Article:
The Government’s statement emphasises that police officers will be able to arrest for a first offence, albeit that the Minister has suggested that it will not be the norm, and that penalties for adults from the age of 18 must be escalated following any cannabis warning.

The research evidence shows that criminalising regimes generate employment problems for about a third of those penalised. That compares with an employment effect on only 2 per cent with civil penalties. More and more employers regard an enhanced CRB check as a necessity. This will of course reveal cannabis infringements. Young people will be excluded from jobs. Relationship difficulties and homelessness will also increase, according

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to the research. A more criminalising regime will simply add to the social consequences of our deepening recession.

I shall respond briefly to a few points made by the Minister. He mentioned that, despite upgrading cannabis to class B, the Government will not for the time being increase the penalties for children. The tougher penalties and criminalisation will take effect from the 18th birthday. Does that mean that the Government accept the argument that cannabis is not dangerous, and that it is not right to criminalise children for a relatively harmless activity? If so, might not those arguments apply also to people aged 18?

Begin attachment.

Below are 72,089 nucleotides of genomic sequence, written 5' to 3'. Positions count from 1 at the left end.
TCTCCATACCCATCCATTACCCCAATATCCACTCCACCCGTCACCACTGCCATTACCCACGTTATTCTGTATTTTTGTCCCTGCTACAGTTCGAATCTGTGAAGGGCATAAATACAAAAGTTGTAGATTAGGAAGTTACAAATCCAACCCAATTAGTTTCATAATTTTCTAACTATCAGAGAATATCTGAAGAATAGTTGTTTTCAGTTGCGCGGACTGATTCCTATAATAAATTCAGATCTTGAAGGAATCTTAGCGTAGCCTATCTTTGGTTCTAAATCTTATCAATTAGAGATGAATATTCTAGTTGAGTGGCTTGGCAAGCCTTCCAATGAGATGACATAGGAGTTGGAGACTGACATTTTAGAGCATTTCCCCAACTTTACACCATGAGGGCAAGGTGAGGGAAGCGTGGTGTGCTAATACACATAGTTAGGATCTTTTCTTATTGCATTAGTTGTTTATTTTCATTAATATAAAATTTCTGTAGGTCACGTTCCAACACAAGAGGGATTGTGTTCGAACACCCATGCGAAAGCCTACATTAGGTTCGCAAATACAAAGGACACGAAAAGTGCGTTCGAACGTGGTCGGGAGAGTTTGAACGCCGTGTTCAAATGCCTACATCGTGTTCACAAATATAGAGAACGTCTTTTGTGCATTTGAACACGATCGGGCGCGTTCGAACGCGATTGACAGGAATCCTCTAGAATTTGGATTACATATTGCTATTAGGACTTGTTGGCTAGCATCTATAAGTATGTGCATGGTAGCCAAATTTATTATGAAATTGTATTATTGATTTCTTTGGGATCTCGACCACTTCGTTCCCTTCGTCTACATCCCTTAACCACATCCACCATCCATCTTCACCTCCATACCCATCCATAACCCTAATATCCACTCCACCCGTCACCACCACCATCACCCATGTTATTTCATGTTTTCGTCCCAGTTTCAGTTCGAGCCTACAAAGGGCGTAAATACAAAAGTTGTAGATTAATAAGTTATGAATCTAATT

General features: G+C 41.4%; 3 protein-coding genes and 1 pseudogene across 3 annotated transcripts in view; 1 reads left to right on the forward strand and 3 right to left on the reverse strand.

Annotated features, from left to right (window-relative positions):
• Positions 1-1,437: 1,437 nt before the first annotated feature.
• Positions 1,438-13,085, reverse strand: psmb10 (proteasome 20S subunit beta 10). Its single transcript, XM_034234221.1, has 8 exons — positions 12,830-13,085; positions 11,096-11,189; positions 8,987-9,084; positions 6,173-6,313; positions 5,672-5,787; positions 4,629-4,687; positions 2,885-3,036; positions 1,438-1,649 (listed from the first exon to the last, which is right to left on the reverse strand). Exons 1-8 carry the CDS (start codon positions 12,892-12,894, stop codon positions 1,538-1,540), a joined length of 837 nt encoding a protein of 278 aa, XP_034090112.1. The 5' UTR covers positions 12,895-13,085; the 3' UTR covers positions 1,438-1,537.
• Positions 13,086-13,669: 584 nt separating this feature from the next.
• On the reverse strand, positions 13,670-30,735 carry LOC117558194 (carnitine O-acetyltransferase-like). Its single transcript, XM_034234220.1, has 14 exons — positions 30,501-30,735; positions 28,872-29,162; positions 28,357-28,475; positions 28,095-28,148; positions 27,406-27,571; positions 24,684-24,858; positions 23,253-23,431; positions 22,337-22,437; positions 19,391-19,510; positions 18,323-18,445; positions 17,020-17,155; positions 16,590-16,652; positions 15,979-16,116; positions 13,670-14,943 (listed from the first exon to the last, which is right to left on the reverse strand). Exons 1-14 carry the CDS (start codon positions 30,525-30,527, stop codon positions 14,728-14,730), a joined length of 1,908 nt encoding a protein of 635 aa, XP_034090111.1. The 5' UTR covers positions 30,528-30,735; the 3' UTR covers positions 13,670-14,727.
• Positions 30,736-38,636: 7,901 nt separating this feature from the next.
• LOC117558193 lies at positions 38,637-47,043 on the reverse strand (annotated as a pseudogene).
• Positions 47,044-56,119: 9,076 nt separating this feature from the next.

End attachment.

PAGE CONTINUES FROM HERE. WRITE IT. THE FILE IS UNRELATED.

The Government’s statement focuses mainly on the need for tougher action against cannabis suppliers. This order is not necessary for such action. The maximum penalties for the supply of class B or class C drugs are the same: 14 years’ imprisonment or a fine. The Government have argued that the public want to see cannabis use taken more seriously. When I talked to the Minister in the other place, that was the only argument that he was left with by the time we had finished our discussion. However, a public attitude survey published in the Observer nine days ago showed that, although the public’s attitude to drugs in general has hardened, they do not support raising the class of cannabis from C to B.

The Advisory Council on the Misuse of Drugs rightly said that it hopes that,

That is the scientific view of this matter. With cannabis at class C since 2004, the Government have achieved a steady fall in the number of people taking the drug. I urge them to continue that approach, to listen to their own scientists, to act on the evidence and to avoid any further costly criminalisation of young people. I beg to move.